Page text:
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all the delegates attended to take the oaths of allegiance prescribed in the late act of parliament, and this meeting ended in dissolution. The collections made by the Catholics of Ireland to defray the necessary expences attendant on the pursuit of their emancipation were voluntary subscriptions, not in any degree assessments, as it is evident, that the entreaties of the sub-committee (by no means orders) were not attended to, as two-thirds of the counties of Ireland never produced one farthing. I paid the collection of the county of Wexford to the treasurer in 1792, and no second collection ever was made there. The statue of the king could not be erected, although voted by Catholic gratitude, which along with other honourable engagements of the committee, were superseded by the illiberality of the general and calumnious outcry raised at the time against our collections. The petition of the Catholics of Ireland, presented to the king on the 2d January, 1798, might be supposed to escape animadversion, when his majesty was graciously pleased to signify his strongest approbation in his recommendation to the parliament of Ireland, who in consequence repealed the greater part of the penal statutes against Catholics. The late Earl of Clare did assert, as you have done in your history, that the Catholic petition was surprisingly fraught with misrepresentation. On this assertion being so publicly made, the petition was reprinted, reciting the statutes, on which the allegations were grounded, prepared by the honourable Simon Butler, whose reputation as a lawyer, the chancellor was too well aware of to attempt to expose his error again, and gave up the point; so that I imagine this public document will be equally convincing to you, as I send it to you along with all the proceedings of the Catholic committee relating to this event, for your perusal, as I should wish your avowal to proceed from the most perfect information on the subject. Although I profess the Roman Catholic religion, I should not be of that communion one single hour were their tenets, as they are represented, through that baneful prejudice so prevalent in Ireland, that proves such an effectual drawback to the otherwise infallible prosperity of the country, and I cannot sufficiently lament to see so industriously circulated, as it only serves to keep alive those prejudices that all liberal men see through and reprobate as a pest to society. A sloop had been fitted out by the insurgents, but twice condemned as totally unfit for that service, was hauled on one side in the harbour, where she sunk within a foot of her deck, and remained in that situation for a month, when she was pumped out, and I was on the same day, without trial or inquiry, sent on board along with those that had been tried, and sentenced to transportation. The wet straw was left in the hold, and a little dry straw shook over it, which our walking on soon made as bad as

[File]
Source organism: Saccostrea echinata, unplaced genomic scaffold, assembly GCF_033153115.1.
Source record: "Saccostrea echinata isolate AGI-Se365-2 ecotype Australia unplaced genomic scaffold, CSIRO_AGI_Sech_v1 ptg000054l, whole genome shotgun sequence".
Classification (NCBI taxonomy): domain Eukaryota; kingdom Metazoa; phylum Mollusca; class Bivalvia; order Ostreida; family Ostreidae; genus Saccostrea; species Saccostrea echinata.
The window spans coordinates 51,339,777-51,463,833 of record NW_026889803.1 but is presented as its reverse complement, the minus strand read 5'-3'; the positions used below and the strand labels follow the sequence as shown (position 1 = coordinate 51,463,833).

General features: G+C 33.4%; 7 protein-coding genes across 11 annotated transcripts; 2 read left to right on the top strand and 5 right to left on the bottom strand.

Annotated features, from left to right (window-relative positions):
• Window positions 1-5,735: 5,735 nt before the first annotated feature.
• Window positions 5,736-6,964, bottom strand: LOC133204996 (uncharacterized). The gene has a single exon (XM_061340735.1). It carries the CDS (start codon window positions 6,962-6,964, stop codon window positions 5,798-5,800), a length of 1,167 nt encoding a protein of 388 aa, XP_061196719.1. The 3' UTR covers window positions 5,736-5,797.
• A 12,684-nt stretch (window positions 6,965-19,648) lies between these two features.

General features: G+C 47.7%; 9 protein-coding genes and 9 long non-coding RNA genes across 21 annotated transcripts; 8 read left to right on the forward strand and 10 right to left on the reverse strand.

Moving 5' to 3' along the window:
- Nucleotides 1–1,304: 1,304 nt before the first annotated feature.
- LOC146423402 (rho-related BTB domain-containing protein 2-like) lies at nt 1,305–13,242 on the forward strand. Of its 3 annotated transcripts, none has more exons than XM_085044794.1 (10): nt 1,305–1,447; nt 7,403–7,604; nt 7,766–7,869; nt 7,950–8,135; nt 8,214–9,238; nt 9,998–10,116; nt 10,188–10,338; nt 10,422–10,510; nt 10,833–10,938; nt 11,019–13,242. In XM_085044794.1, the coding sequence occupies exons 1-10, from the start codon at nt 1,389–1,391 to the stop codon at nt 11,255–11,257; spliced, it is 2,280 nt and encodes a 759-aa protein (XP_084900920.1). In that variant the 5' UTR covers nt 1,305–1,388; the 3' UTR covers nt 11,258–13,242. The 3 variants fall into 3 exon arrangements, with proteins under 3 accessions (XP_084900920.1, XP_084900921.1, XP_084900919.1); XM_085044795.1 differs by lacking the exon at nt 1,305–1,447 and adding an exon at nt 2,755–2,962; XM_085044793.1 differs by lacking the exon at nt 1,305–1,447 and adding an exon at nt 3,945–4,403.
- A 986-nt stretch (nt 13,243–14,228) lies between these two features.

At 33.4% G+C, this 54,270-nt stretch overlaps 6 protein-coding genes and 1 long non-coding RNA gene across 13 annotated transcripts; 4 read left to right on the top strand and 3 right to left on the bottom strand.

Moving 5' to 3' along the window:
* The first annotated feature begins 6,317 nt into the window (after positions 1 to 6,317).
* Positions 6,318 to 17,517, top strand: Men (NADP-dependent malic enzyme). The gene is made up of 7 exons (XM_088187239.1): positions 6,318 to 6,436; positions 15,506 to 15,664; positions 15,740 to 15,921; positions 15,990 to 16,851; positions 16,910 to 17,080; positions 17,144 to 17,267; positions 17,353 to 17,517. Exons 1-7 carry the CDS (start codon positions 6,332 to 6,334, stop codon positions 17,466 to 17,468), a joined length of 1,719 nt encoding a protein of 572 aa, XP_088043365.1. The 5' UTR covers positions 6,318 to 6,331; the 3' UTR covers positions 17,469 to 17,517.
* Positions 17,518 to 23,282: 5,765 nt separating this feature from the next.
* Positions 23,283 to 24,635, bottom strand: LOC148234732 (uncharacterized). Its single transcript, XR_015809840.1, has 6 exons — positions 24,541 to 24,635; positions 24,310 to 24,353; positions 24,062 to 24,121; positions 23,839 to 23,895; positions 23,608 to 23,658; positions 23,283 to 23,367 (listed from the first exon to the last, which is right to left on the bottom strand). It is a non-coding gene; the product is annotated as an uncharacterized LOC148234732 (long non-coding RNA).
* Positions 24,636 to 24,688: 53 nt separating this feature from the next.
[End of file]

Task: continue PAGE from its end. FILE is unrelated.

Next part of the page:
the rest, so that it was not possible to sit or lie down without imbibing the wet, nor could we even have the satisfaction of resting against the sides of the ship, as the planks were water soaked, and the effervescence of the putrid malt so strong as to turn money black in our pockets in the course of a few hours; we had also a profusion of rats, that bit some of the prisoners. My health has been greatly impaired by five weeks confinement on board this sloop, and I fear it may never be perfectly re-established. I should detain you too long was I to enumerate the various hardships I have endured during a period of thirteen months that I was confined, which I was at last released from by an honourable acquittal, at the summer assizes in Wexford, 1799, independent of the amnesty bill, whereas my persecutors could be punished by the fundamental laws of the constitution, had they not the indemnity bills to screen their base and tyrannical conduct toward me. I have confined myself merely to the facts. stated in your history, in which I have been an eye witness, and in some degree concerned, so that it precludes the possibility of cavilling or contradiction, and hope you may be kind enough to set them in their proper colours. I request the favour of your answer, as I am anxious to learn your determination on a subject you have hitherto been so much misinformed, as I do not mean to let such a misrepresentation pass unrefuted, to posterity, I am therefore anxious to learn your answer, and have the, honour to be, with great respect,
Your most obedient humble servant,
Dublin, 6th July, 1802.
At a meeting of the General and several Officers of the United Army of the County of Wexford, the following Resolutions were agreed upon:
RESOLVED, that the commander in chief shall send guards to certain baronies, for the purpose of bringing in all men they shall find loitering and delaying at home, or elsewhere; and if
any resistance be given to those guards, so to be sent by the commanding officer's orders, it is our desire and order that such persons so giving resistance shall be liable to be put to death by the guards, who are to bear a commission for that purpose, and all such persons found to be so loitering and delaying at home, when brought in by the guards, shall be tried by a court martial, appointed and chosen from among the commanders of all the dif ferent corps, and be punished with death.
Resolved, That all officers shall immediately repair to their respective quarters, and remain with their different corps, and not depart herefrom under pain of death, unless authorized to quit by written orders from the commander in chief for that